In addition to joining a fine council, I found that overall the city has an administrative staff filled with very competent professionals. But the biggest surprise, and as it turned out pleasant one, I found, was the day I met our soon to be city manager. I had just been sworn in on a Tuesday night, and somewhat feebly stumbled through my first council meeting and met Jesus Garza on the Thursday before he actually started work on Monday.

Victoria city manager starts in May 2019

Jesús Garza, Victoria’s new city manager, came to Victoria after serving as Kingsville’s city manager for about 3½ years.

We met for several hours, and he may call me a liar, but we saw things eye-to-eye on most big picture issues we discussed. And yes, I know his name is pronounced “HAY-SEUSS,” but he was “JESUS” to me that day. I hate to tell you, Jesus, but when I call you on my hands-free cell in the car, the confirmation response I get back before your number is dialed is “calling “Jee-sus” A, Garza, centimeter, is that correct?” because, in the contact info you sent me, you abbreviate your title city manager with (cm) in parentheses. Just thought you would like to know.

Great job, Paul, Tom and previous council in that hire! I was critical publicly of an outgoing mayor, with an outgoing city manager and outgoing longtime councilman hiring a new city manager prior to the election, but all I can ask now is will you, and the still sitting and re-elected members of that council accept my public apology?

Mr. Garza immediately presented us with a 100-day plan, which is winding down, but as part of the initial analysis of his administration has already presented us with a restructuring plan involving the addition of a second assistant city manager. I won’t go into the details since he has already done so. Even though council is not involved in the hiring of the city manager’s staff the funding of the requested second assistant manager will come up in council’s budget discussions just now beginning. I find these to be exciting times.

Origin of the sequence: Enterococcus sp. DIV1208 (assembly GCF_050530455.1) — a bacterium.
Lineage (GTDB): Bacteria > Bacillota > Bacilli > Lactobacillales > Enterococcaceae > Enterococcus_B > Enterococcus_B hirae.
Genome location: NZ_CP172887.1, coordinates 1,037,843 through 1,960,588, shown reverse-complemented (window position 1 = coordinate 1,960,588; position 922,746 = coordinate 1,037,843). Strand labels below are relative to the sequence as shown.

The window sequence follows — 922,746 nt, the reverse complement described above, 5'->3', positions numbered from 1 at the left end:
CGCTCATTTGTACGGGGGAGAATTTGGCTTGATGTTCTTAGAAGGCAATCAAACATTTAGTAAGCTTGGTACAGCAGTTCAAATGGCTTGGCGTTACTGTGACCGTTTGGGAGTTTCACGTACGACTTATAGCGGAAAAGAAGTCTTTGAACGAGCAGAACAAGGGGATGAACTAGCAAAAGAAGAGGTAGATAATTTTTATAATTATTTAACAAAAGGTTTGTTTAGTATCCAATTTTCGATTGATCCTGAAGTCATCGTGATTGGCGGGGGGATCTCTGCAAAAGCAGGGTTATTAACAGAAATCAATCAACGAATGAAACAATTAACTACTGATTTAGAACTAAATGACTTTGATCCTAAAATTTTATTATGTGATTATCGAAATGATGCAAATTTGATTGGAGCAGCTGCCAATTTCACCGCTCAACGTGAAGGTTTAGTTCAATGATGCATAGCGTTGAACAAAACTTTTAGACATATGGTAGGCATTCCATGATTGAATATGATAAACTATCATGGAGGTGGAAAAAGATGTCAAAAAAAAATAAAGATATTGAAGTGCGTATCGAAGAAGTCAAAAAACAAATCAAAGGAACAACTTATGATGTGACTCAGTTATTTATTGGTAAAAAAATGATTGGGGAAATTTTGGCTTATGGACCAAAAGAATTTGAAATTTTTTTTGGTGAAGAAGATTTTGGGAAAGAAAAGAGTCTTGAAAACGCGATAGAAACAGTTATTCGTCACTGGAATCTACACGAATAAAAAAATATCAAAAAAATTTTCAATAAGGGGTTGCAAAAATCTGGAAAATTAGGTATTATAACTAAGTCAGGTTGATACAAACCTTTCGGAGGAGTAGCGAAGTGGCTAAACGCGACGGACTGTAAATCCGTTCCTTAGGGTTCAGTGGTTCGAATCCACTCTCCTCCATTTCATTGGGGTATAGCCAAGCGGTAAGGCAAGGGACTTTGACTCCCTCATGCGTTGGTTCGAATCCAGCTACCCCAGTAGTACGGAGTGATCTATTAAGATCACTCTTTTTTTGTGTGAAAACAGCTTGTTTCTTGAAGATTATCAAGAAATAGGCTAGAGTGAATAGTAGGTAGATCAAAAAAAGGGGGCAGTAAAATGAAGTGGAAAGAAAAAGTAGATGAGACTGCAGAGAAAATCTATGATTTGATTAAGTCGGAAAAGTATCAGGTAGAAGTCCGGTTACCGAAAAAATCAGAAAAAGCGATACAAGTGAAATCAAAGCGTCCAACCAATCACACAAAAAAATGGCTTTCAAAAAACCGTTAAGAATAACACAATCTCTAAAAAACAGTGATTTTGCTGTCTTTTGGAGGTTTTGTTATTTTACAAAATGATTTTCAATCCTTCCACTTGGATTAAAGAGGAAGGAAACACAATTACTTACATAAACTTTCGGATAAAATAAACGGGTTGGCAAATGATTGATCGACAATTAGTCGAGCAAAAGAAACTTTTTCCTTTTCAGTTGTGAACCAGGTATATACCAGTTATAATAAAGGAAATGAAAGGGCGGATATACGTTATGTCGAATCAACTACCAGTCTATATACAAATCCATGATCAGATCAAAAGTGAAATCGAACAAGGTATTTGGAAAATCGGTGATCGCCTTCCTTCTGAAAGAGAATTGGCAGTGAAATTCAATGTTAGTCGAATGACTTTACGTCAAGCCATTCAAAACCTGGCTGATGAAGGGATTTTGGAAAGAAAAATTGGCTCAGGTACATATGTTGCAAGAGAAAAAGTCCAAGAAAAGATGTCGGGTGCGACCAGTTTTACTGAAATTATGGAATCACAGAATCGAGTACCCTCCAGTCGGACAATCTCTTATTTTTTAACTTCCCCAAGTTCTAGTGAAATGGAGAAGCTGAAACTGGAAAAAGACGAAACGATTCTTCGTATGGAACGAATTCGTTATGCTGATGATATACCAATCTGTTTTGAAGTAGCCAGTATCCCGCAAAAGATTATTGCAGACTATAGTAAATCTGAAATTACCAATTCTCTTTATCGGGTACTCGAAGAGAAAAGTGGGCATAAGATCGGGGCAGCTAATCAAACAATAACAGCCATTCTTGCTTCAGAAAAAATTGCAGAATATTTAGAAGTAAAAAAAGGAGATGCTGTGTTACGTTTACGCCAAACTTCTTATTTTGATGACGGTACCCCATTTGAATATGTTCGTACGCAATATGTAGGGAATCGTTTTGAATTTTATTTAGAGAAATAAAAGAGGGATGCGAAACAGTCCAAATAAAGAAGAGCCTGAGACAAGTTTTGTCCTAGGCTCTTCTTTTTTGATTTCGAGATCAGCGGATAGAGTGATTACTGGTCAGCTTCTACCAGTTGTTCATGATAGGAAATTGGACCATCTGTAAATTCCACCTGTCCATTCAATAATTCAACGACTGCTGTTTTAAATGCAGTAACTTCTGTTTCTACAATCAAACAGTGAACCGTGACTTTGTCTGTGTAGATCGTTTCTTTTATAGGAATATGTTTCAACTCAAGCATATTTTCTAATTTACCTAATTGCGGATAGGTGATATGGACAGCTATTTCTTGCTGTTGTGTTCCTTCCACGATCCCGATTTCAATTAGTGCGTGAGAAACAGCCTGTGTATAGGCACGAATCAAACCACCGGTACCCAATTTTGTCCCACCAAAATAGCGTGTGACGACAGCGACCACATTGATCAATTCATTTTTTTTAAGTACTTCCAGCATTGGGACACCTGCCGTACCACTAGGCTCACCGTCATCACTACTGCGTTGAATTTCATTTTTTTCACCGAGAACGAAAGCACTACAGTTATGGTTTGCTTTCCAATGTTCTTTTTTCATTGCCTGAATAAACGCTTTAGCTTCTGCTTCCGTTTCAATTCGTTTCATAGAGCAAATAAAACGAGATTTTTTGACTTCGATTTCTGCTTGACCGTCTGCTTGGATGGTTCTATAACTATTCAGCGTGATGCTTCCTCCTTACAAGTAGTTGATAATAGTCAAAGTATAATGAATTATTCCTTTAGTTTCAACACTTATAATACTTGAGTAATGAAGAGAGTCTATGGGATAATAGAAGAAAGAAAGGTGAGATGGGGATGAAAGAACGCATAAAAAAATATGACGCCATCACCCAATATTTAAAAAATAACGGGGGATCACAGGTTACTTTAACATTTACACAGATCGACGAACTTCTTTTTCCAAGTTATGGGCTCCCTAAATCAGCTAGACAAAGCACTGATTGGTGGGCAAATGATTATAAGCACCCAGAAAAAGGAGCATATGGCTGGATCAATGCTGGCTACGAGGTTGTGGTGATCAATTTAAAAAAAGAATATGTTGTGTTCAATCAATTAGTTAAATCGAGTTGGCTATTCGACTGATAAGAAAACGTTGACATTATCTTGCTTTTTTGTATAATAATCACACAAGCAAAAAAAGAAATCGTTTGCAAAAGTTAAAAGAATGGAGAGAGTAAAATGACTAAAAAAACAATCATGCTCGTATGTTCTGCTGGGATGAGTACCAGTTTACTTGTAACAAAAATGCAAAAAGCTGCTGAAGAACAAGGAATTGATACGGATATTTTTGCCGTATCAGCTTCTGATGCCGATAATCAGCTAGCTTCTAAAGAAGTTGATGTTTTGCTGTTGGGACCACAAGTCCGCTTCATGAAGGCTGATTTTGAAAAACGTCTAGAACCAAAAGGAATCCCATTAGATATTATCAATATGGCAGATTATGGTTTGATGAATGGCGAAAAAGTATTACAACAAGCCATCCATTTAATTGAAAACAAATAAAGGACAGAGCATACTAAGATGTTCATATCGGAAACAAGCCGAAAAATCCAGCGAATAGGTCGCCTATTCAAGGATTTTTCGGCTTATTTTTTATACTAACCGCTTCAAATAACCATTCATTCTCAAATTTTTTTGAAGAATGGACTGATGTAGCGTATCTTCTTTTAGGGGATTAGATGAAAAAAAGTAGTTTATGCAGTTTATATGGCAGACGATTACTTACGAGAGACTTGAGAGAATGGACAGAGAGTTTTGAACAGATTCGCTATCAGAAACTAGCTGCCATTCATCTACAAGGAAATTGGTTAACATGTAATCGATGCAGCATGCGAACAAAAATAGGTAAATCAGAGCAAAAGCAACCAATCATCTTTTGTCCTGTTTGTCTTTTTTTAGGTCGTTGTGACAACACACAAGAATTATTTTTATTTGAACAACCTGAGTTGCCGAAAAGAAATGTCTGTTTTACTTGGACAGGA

Mr, Garza and his staff have already proposed to council and council agreed on procedures to streamline processes, especially in the areas of agenda preparation and contract approvals. Mr. Garza and his staff are researching even faster and more efficient agenda development software, we are now live-streaming our council meetings, as well providing a meeting recording process that will allow citizens to go online and choose from the agenda what parts of the archived meetings they wish to watch without having view the entire meeting waiting on the one part of the meeting they are interested in. I also know legal is reviewing procurement and contract protocols to create bidding processes which seek best value to the city and not just cheapest price.

Revitalizing downtown

We should work to revitalize our downtown. Part of Mr. Garza’s new assistant city manager’s job would be spearheading the Main Street program, working in concert with the non-profit Main Street board. An “opportunity zone” already exists for the downtown area and we need to take advantage of it.

Take a walk through old downtown Victoria

The old Victoria County Courthouse in downtown Victoria was built in 1892.

I can also tell you that Judge Ben Zeller has indicated that the county wants to be involved in the effort, Victoria College already has a presence downtown with the Welder Center and Bob Glenn, University of Houston-Victoria president, has said on more than one occasion that the university wants to re-engage in downtown revitalization efforts.

Most importantly we have a city manager who understands what needs to happen and has experience in making it happen. We must better market the rich and unique history of Victoria, the story of which I believe has never adequately been told, and when it is, will lead to increased historic tourism and assure us of that place on the map of Texas history we deserve.

Throughout our city we need to see enhancement of both public and private facilities. To put it bluntly, we need to clean this place up! Many of the main corridors leading into our city are visually disgraceful! We must attract more appealing retail, dining, recreation, entertainment opportunities. Our infrastructure improvements must include consideration of more parks and even a dog park. The city needs more pedestrian and biking options. In a nutshell we must improve our “quality of life” offerings, not only for our current citizens, but more importantly for those considering moving here.

So, Mr. Mayor, how in the hell do we ultimately pay for all of this, you may ask? The most honest and truthful thing I can tell you is this: We cannot save our way to prosperity and we certainly can’t tax our way to prosperity. We can start on many of these issues, but our only path to prosperity is through growth. More specifically, growth of our tax base. And, the only way we are going to be able to do that it to get serious (and to coin a popular phrase of our city manager) intentional about economic development.

See Part II on Monday’s Viewpoints page.

Rawley McCoy was elected mayor of Victoria in May. He may be reached at rmccoy@victoriatx.org or 361-485-3030.